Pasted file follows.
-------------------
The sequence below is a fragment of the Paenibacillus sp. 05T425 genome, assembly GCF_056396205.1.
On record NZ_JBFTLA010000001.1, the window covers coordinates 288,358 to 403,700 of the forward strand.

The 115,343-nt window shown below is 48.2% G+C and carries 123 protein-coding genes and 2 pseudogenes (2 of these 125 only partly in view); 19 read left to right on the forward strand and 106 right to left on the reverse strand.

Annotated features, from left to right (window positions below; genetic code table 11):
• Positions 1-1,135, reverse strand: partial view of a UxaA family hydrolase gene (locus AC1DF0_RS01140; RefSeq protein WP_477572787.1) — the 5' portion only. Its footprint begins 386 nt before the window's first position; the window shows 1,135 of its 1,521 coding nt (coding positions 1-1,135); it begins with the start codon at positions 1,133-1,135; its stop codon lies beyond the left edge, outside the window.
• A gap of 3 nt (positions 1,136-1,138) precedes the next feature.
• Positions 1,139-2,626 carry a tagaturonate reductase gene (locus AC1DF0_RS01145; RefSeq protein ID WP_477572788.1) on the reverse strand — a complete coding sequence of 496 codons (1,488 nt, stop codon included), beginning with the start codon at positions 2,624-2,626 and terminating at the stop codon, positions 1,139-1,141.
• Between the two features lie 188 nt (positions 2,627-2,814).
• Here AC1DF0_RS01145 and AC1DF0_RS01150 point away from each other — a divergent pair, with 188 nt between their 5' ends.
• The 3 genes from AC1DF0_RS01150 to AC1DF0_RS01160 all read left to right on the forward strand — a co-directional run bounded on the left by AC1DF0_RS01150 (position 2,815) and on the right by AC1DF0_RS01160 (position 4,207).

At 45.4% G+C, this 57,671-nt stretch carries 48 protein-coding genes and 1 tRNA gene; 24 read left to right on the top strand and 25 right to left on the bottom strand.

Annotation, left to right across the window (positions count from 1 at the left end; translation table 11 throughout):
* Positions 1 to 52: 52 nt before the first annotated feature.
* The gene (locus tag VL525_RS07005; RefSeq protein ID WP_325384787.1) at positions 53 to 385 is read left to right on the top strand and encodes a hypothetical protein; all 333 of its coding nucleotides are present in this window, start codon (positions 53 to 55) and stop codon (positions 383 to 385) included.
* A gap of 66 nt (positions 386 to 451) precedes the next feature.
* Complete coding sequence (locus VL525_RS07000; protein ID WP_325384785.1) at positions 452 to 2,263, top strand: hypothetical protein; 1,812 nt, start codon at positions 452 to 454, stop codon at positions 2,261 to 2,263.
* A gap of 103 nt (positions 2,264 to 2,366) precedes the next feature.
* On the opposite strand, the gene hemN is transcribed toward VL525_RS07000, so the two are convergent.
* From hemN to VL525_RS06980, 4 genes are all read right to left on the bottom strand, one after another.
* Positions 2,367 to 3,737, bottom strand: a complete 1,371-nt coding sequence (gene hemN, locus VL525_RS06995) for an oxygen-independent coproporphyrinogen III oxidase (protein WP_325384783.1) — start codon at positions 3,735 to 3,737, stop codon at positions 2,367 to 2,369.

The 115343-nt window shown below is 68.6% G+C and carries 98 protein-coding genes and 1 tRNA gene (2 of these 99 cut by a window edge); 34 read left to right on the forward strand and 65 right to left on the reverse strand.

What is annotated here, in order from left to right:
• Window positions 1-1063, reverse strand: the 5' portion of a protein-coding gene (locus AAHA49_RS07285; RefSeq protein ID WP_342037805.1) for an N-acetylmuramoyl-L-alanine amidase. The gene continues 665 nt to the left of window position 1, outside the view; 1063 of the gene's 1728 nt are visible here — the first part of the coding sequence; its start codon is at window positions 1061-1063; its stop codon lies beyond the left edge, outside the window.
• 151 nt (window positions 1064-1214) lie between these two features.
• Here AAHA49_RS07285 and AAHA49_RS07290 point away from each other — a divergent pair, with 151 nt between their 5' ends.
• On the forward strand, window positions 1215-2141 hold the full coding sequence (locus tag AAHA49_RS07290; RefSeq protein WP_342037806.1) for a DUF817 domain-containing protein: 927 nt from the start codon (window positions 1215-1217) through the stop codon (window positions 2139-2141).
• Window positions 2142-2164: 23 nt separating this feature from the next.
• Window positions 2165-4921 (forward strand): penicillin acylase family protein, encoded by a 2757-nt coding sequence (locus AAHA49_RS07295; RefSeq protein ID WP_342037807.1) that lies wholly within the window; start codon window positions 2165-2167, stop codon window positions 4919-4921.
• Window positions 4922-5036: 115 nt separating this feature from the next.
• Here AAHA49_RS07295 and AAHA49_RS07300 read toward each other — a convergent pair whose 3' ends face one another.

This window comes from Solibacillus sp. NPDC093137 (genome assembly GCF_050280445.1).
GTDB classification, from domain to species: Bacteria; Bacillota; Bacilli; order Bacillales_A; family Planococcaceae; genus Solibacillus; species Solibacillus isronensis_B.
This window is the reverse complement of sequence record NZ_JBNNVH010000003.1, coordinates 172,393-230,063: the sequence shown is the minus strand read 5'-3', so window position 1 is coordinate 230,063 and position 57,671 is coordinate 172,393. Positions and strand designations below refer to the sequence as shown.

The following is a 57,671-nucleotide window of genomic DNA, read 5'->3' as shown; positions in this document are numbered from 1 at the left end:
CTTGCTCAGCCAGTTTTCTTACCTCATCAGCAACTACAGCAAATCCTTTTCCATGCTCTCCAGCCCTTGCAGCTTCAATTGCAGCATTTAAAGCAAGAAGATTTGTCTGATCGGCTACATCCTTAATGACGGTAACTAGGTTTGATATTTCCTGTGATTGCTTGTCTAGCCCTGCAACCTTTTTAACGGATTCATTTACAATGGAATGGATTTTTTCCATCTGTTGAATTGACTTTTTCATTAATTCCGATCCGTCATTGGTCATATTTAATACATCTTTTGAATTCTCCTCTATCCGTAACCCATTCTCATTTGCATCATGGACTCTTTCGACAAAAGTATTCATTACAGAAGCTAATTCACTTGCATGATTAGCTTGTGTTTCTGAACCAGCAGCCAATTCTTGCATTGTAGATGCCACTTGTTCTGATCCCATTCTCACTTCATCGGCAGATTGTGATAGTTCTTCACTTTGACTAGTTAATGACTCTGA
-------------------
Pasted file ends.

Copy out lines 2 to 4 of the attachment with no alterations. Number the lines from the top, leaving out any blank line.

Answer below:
On record NZ_JBFTLA010000001.1, the window covers coordinates 288,358 to 403,700 of the forward strand.

The 115,343-nt window shown below is 48.2% G+C and carries 123 protein-coding genes and 2 pseudogenes (2 of these 125 only partly in view); 19 read left to right on the forward strand and 106 right to left on the reverse strand.

Annotated features, from left to right (window positions below; genetic code table 11):